Take the Quiz: Should I Rent or Own?

House for quiz-01When searching for information about owning a home, there is a lot written about its benefits. But like anything else, deciding to own rather than rent (or vice versa) has its tradeoffs. Taking an honest look at your finances, your lifestyle, and your personal preferences before you start the hunt for a home can save you time, energy, and even money. Take this quick quiz to start figuring out whether renting or owning suits you.

Where do you see yourself living in five years?

A. I’m not sure. I want to stay flexible.

B. I have some ideas of towns and cities where I might like to live, but I’m still getting used to the idea of staying somewhere for a while.

C. I have some ideas of towns or cities I might like, and I’ll want to stay a while. I’m ready to plant some roots.

What is your credit situation like?

A. I have debts I need to pay off, and my credit score could be improved.

B. My debt is relatively under control, and my credit score is okay, but I’d like to boost my savings. I’m not quite prepared for a large change in my expenses.

C. My debt is under control, my credit score is good, and I’m paying my bills on time. I some savings built up too for unexpected expenses.

Your kitchen sink has a leak. Ideally, how would you fix it?

A. I’d rather it were someone else’s responsibility to fix it. I don’t have the time or energy to deal with it.

B. I guess I could try to fix it on my own, but if it’s something I can’t handle I would be worried about the cost.

C. I could try doing some research and fixing it on my own. If I need to call a professional, I am okay with handling that cost.

When you hear terms like “sales and purchase,” “closing costs, “mortgage interest,” and “APR,” you think:

A. Hmm…I’m not sure, but they don’t apply to me now, and I am fine with that.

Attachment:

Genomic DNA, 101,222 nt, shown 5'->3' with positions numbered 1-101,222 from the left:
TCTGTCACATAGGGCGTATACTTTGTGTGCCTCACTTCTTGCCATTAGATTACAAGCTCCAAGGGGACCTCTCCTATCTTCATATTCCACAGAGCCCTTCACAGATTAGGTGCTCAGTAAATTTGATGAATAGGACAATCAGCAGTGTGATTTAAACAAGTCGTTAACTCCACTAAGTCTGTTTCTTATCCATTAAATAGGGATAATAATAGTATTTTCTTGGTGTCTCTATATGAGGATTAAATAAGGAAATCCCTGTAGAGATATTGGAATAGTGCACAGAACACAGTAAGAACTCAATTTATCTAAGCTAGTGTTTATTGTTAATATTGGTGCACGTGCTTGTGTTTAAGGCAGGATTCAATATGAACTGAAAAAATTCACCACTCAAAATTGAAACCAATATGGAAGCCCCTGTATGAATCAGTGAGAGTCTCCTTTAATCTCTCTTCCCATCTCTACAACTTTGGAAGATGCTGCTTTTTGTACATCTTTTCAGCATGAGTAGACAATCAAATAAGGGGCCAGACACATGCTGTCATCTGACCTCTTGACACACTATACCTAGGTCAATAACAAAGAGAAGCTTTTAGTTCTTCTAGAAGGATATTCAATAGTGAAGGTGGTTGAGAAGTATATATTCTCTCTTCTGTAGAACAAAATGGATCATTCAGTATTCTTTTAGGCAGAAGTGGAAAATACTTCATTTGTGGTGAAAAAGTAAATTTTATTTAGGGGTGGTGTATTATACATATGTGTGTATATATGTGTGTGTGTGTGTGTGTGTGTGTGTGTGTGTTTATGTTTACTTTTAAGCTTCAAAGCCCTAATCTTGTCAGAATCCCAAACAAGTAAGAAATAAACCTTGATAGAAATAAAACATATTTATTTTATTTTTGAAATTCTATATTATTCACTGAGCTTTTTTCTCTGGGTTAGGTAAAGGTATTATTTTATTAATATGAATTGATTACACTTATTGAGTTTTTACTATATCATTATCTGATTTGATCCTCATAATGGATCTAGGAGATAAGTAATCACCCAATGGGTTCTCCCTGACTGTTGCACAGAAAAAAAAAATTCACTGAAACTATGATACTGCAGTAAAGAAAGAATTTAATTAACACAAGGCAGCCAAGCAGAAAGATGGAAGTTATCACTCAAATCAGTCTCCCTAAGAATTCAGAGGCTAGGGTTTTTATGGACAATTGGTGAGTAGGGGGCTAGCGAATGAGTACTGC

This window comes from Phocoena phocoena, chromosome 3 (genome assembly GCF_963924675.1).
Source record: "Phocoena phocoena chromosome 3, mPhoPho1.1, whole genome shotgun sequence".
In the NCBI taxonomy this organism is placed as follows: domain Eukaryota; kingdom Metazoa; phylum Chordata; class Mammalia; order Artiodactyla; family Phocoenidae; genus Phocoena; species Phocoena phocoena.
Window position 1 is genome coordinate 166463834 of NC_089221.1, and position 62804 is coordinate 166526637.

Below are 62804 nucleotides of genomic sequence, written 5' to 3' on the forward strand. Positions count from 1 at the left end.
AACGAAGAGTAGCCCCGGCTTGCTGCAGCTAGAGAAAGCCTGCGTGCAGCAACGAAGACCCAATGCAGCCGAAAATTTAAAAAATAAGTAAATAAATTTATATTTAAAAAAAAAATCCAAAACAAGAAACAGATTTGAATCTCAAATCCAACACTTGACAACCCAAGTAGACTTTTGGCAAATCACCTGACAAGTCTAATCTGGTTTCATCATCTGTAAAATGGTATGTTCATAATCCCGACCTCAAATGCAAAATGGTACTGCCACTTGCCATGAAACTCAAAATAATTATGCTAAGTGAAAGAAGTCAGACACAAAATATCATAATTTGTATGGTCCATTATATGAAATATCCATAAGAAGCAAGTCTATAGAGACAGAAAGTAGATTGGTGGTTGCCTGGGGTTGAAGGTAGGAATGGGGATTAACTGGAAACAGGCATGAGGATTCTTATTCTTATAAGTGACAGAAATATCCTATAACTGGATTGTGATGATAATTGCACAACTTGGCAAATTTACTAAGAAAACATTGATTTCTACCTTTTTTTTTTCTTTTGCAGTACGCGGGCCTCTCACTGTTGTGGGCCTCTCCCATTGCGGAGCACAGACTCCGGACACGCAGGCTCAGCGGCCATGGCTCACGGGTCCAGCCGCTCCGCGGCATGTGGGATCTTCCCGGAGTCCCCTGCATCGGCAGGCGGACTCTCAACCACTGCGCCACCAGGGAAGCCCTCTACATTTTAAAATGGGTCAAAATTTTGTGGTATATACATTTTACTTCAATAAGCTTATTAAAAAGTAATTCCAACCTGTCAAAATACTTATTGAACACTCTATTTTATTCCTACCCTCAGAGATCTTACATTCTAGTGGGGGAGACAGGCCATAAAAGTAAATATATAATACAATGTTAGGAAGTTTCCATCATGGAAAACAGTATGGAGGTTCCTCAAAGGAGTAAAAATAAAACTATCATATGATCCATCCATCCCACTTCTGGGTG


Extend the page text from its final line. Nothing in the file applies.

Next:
B. I’m not sure what that all could mean for me, but I’d be curious to find out!

C. I’ve started doing some research, and I know these are things I have to understand when purchasing a home.

If you answered mostly As: Renting may be a better fit for you. Renting has the advantage of flexibility and more lenient financial requirements (although many landlords will check your credit score or at least look for a positive history of payments). You also don’t have to deal with major repairs or property maintenance. If you’d eventually like to be a homeowner—just not now—take this time to stay on top of your credit score and build your savings. Find Financial Freedom is just one great online budgeting resource that could help.

If you answered mostly Bs: It sounds like you’re on the fence. Taking a homebuyer education class or talking to a HUD-approved counseling agency can help you better determine whether you are ready for homeownership. Even if a homebuyer education class makes you decide that renting is better for you right now, you’ll be prepared with knowledge if you decide to take the leap later.

If you answered mostly Cs: Ownership may be a good step for you. Even if you have taken steps to boost your knowledge and keep tabs on your credit, continue to learn about your options and stick to your budget. Start researching mortgage options and assess your wants and needs in a home. Search out programs like our Homebuyer Tax Credit, which can give you extra savings, and start creating a starter fund to prepare for unexpected initial homeownership costs.

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